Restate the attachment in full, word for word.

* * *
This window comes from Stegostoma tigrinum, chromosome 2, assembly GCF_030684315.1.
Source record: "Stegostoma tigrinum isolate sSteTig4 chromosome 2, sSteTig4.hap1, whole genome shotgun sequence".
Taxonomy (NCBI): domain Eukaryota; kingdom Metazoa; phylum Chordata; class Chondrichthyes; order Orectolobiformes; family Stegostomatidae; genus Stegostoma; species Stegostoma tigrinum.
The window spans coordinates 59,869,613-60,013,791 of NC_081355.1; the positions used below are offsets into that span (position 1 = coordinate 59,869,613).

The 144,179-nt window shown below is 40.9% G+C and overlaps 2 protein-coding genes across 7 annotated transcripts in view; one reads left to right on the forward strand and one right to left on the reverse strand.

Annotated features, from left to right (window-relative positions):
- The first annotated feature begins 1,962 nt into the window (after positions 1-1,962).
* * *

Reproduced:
This window comes from Stegostoma tigrinum, chromosome 2, assembly GCF_030684315.1.
Source record: "Stegostoma tigrinum isolate sSteTig4 chromosome 2, sSteTig4.hap1, whole genome shotgun sequence".
Taxonomy (NCBI): domain Eukaryota; kingdom Metazoa; phylum Chordata; class Chondrichthyes; order Orectolobiformes; family Stegostomatidae; genus Stegostoma; species Stegostoma tigrinum.
The window spans coordinates 59,869,613-60,013,791 of NC_081355.1; the positions used below are offsets into that span (position 1 = coordinate 59,869,613).

The 144,179-nt window shown below is 40.9% G+C and overlaps 2 protein-coding genes across 7 annotated transcripts in view; one reads left to right on the forward strand and one right to left on the reverse strand.

Annotated features, from left to right (window-relative positions):
- The first annotated feature begins 1,962 nt into the window (after positions 1-1,962).